Regarding the second ground, the Complainant is not aware of any trade mark or other registrations by the Respondent that comprise all or part of the disputed domain name. The word SKYSCANNER is neither descriptive nor generic and the Complainant has never licensed the use of its marks by either Respondent. To the best of the Complainant’s belief, neither Respondent is commonly known as “Skyscanner” or “Skyscanner Ltd.” Any use of either of those names by either Respondent would amount to bad faith for the purpose of the Policy. According to the Complaint, the disputed domain name resolved to a parking page. The Panel entered the domain name into her browser on June 18, 2019 but was unable to find even a parking page. Nobody has found any signs of use or intended use in connection with a bona fide offering of goods or services. The Second Respondent is likely to have registered the disputed domain name in the hope of attracting some of the Complainant’s traffic to a site she intends, or had intended to, create in the future.

In respect of the third ground, the Complainant says that the Respondents must have been aware of its existence by reason of the volume of business that it transacts and the press attention it received when it was acquired by Ctrip. It submits that the disputed domain name is likely to be used for a website that will misrepresent a connection with the Complainant’s business. That would be use in bad faith and any registration of a domain name with that intention would amount to registration in bad faith. The Complainant referred to the Panelist’s analysis in Telstra Corporation Limited v. Nuclear Marshmallows WIPO Case No. D2000-0003. There it was held that “the passive use of a widely known trade mark in a domain name where there is no response and no explanation as to why the use could be good faith” can amount to registration and use in bad faith. It is submitted that the facts of this case are similar and should lead to a similar outcome.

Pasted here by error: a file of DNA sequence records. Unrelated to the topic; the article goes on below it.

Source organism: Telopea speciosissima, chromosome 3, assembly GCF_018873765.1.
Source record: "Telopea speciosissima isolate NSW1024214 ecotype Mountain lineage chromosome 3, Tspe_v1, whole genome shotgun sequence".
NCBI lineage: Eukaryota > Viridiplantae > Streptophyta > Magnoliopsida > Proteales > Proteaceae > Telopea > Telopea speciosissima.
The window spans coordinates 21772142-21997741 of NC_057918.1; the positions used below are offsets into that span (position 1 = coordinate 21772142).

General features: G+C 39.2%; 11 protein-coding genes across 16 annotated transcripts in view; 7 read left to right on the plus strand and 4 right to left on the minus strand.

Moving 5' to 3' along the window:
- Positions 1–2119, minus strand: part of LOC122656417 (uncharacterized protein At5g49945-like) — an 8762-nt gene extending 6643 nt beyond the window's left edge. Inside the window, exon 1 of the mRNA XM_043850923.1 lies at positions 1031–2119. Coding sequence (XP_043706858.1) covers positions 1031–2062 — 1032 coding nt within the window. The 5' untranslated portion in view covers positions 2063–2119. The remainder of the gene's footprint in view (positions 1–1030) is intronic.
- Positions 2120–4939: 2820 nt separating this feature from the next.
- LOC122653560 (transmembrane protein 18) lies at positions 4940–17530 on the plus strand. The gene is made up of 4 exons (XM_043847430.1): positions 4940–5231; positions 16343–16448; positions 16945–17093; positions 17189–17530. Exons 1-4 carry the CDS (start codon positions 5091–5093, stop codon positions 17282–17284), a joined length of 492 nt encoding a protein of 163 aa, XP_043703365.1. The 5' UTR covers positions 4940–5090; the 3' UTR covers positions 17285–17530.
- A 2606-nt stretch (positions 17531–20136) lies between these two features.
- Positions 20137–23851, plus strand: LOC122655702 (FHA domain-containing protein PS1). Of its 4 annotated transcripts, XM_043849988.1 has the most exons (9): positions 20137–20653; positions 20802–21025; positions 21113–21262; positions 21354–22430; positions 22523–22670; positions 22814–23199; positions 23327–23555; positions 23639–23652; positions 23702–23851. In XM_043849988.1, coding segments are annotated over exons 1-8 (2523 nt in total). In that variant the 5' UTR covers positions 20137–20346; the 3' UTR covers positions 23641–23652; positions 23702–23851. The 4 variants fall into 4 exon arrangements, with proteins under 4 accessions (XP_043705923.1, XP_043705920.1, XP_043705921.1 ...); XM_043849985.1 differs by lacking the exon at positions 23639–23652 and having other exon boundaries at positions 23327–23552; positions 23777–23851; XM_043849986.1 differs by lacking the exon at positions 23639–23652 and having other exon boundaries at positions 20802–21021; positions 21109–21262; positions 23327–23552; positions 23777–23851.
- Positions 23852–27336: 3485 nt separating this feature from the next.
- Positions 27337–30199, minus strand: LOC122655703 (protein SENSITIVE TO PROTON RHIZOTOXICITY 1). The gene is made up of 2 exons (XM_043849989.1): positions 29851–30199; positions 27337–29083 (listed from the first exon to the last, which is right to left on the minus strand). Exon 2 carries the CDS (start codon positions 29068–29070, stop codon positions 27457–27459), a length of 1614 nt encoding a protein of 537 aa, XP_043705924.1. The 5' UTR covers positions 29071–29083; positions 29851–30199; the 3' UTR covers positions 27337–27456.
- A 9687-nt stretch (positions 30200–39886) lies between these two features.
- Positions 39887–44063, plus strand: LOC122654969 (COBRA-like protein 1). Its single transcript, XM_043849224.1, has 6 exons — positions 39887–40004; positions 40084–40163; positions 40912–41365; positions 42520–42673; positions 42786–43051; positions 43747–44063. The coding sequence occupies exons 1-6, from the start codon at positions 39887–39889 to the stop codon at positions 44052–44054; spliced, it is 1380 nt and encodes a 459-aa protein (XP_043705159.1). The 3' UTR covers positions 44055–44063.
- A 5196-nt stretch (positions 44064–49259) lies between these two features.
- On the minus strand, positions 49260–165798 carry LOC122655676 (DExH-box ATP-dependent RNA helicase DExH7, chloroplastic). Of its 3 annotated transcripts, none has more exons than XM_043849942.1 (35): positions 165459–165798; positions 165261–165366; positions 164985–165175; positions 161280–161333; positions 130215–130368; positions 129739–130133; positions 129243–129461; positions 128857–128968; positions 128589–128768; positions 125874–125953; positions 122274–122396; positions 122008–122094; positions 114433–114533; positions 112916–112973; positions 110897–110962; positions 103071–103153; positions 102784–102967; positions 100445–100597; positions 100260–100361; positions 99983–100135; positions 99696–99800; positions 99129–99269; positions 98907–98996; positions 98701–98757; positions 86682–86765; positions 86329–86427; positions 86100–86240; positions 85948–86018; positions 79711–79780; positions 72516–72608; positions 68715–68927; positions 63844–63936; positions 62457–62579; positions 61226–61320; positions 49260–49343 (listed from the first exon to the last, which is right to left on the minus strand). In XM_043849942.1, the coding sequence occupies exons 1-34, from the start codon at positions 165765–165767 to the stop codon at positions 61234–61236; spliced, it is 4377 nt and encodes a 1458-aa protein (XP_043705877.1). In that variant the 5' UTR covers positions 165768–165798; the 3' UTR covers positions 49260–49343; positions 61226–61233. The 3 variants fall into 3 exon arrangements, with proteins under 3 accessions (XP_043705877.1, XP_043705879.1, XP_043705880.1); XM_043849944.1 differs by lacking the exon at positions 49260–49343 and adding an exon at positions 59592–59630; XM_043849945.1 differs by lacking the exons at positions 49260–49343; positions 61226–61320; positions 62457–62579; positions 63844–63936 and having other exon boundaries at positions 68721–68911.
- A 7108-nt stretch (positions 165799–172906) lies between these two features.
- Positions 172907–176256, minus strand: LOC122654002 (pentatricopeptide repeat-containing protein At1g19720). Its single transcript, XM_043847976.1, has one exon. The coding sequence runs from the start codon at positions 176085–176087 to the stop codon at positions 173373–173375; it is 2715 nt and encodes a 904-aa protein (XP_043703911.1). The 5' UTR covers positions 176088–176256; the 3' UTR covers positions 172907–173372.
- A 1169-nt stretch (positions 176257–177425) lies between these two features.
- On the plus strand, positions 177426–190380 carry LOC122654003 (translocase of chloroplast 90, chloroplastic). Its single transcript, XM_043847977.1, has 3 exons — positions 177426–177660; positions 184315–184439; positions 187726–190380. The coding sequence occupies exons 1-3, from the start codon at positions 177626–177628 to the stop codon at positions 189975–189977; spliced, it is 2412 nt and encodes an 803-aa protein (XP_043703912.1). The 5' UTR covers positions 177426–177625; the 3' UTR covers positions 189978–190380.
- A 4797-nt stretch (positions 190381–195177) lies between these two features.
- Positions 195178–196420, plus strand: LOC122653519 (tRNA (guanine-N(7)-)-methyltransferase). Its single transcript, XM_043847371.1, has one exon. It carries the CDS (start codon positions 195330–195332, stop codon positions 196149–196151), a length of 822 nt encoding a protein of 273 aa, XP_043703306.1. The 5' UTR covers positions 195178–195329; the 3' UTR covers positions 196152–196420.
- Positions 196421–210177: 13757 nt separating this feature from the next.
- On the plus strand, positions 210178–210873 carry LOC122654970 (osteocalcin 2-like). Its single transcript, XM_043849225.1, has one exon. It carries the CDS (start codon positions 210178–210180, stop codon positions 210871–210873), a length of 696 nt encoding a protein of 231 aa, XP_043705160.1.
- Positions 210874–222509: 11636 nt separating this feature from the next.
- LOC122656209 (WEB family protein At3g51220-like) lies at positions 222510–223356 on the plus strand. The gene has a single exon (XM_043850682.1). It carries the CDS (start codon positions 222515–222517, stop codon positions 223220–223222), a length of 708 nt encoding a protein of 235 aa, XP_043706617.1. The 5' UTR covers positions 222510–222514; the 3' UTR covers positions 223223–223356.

B. Respondent

The Respondents did not reply to the Complainant’s contentions.

6. Discussion and Findings

Paragraph 4 (a) of the Policy requires respondents to submit to mandatory administrative proceedings in the event that a third party (a “complainant”) asserts in compliance with the Rules of Procedure, that:

(i) the disputed domain name is identical or confusingly similar to a trade mark or service mark in which the Complainant has rights; and